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Sue William Silverman

Get to Know Sue

Sue William Silverman's memoir, Love Sick: One Woman's Journey Through Sexual Addiction (W. W. Norton), is also a Lifetime television original movie. Her first memoir, Because I Remember Terror, Father, I Remember You, won the Association of Writers and Writing Programs award series in creative nonfiction. One of her essays appears in The Touchstone Anthology of Contemporary Nonfiction, while others won contests with  Hotel Amerika, Mid-American Review, and Water~Stone Review. Her poetry collection is Hieroglyphics in Neon and a craft book,  Fearless Confessions: A Writers Guide to Memoir, is forthcoming with the University of Georgia Press (Spring, 2009). As a professional speaker, Sue has appeared on "The View," "Anderson Cooper 360," and "CNN-Headline News." Additionally, she was featured in a recent interview in The Writer's Chronicle; is associate editor of Fourth Genre; and teaches in the MFA in Writing program at Vermont College of Fine Arts (www.suewilliamsilverman.com).

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Zadie Smith

Get to Know Zadie

Zadie Smith’s acclaimed first novel, White Teeth (2000) won a number of awards and prizes, including the Guardian First Book Award, the Whitbread First Novel Award, and the Commonwealth Writers Prize. White Teeth has been translated into over 20 languages and was adapted for Channel 4 television for broadcast in autumn 2002, and for the stage in November 2018. In 2020, the New York Public Library voted White Teeth one of the “125 most important books of the last 125 years.”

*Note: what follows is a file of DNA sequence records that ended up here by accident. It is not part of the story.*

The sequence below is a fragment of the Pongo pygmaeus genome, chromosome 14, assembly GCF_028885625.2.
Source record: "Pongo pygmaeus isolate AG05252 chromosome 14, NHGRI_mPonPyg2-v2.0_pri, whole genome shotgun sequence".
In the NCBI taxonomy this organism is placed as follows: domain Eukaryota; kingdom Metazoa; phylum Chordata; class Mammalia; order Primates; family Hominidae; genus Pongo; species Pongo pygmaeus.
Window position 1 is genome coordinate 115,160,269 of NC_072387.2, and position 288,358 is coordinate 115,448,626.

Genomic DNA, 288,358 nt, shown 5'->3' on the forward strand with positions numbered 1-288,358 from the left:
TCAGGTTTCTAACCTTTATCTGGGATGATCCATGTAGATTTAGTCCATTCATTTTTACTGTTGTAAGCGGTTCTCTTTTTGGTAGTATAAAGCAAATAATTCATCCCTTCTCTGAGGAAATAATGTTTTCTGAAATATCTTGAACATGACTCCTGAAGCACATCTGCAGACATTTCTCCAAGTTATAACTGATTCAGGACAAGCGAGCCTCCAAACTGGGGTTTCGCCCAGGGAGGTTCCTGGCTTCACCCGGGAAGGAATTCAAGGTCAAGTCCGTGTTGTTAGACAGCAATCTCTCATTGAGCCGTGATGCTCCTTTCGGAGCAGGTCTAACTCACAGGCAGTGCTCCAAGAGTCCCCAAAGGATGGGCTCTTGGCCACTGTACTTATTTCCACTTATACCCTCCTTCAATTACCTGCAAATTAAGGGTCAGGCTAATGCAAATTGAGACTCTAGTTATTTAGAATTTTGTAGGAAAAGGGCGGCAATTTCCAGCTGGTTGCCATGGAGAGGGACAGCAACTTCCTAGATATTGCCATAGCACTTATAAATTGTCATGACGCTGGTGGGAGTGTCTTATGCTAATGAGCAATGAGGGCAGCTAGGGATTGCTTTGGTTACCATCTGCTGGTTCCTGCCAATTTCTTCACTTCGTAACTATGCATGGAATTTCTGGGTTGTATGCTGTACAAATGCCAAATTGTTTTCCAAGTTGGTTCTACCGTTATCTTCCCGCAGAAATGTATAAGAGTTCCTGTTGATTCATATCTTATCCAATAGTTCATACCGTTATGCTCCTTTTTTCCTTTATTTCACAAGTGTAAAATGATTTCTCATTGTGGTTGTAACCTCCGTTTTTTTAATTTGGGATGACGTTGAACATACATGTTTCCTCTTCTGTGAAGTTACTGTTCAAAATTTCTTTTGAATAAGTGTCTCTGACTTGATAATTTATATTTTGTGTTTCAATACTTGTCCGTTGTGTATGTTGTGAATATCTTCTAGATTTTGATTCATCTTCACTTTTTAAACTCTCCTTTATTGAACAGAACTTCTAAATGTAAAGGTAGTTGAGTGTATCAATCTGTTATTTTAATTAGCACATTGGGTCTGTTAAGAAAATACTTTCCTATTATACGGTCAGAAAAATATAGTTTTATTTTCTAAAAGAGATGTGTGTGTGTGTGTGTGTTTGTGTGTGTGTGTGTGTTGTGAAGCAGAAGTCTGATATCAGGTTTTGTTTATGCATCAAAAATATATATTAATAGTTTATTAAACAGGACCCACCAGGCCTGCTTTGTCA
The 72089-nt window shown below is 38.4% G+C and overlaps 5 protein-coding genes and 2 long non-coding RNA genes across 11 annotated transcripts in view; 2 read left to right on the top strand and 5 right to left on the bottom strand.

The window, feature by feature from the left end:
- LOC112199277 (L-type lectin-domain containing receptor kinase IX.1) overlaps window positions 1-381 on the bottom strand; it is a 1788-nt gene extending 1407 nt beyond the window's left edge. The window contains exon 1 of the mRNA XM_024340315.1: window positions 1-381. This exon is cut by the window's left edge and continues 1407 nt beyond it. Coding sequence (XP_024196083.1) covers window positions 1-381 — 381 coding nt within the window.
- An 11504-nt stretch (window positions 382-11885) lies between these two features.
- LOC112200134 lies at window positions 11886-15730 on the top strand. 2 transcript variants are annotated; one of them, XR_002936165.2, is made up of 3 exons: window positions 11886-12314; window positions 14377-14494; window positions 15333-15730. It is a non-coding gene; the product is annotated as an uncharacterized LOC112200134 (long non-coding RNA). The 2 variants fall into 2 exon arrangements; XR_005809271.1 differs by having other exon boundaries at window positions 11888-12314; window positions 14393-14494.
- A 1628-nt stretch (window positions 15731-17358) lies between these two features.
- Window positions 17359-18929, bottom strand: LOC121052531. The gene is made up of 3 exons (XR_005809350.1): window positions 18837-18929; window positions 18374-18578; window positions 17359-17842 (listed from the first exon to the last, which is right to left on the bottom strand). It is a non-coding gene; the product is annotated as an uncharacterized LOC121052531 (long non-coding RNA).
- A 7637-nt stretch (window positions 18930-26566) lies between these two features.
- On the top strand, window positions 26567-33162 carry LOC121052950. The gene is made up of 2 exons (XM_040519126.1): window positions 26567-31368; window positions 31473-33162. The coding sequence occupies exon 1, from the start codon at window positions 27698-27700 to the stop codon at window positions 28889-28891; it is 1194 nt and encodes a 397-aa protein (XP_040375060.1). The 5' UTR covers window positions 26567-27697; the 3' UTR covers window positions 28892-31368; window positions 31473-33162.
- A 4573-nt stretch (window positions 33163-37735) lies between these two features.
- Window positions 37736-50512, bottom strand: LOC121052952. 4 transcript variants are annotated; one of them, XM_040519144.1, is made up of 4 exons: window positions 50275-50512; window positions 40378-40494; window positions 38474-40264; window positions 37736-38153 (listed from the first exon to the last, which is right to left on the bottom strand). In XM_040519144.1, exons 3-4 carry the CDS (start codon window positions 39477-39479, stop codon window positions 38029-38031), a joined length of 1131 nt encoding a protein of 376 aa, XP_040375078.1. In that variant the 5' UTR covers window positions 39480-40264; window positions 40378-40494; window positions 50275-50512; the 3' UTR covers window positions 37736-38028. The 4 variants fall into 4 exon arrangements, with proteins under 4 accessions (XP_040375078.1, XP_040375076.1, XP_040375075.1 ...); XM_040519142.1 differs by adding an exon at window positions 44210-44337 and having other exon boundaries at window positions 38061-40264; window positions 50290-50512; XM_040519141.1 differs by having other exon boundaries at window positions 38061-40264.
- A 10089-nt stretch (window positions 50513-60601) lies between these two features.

The Autograph Man (2002) won the 2003 Jewish Quarterly Wingate Literary Prize for Fiction. In 2003 and 2013, she was named one of 20 ‘Best of Young British Novelists’ by Granta magazine. Her book On Beauty won the 2006 Orange Prize for Fiction and her novel NW was shortlisted for the Royal Society of Literature Ondaatje Prize and the Women’s Prize for Fiction and was named as one of The New York Times ‘10 Best Books of 2012.’ Her most recent novel is Swing Time (2016). She has published two collections of essays, Changing My Mind: Occasional Essays (2009) and Feel Free (2018). Her most recent book is a collection of short stories titled Grand Union (2019). Her new book is a collection of six essays titled Intimations (2020).

Zadie Smith writes regularly for The NewYorker and the NewYork Review of Books. In 2017, she was elected a Foreign Honorary Member of the American Academy of Arts & Letters, she was also the recipient of the 2017 City College of New York’s Langston Hughes Medal. Zadie Smith is currently a tenured professor of creative writing at New York University.

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Natasha Trethewey

Get to Know Natasha

Natasha Trethewey served two terms as the 19th Poet Laureate of the United States (2012-2014). She is the author of five collections of poetry, Monument (2018), which was long listed for the 2018 National Book Award; Thrall (2012); Native Guard (2006), for which she was awarded the Pulitzer Prize; Bellocq’s Ophelia (2002); and Domestic Work (2000), which was selected by Rita Dove as the winner of the inaugural Cave Canem Poetry Prize for the best first book by an African American poet and won both the 2001 Mississippi Institute of Arts and Letters Book Prize and the 2001 Lillian Smith Award for Poetry.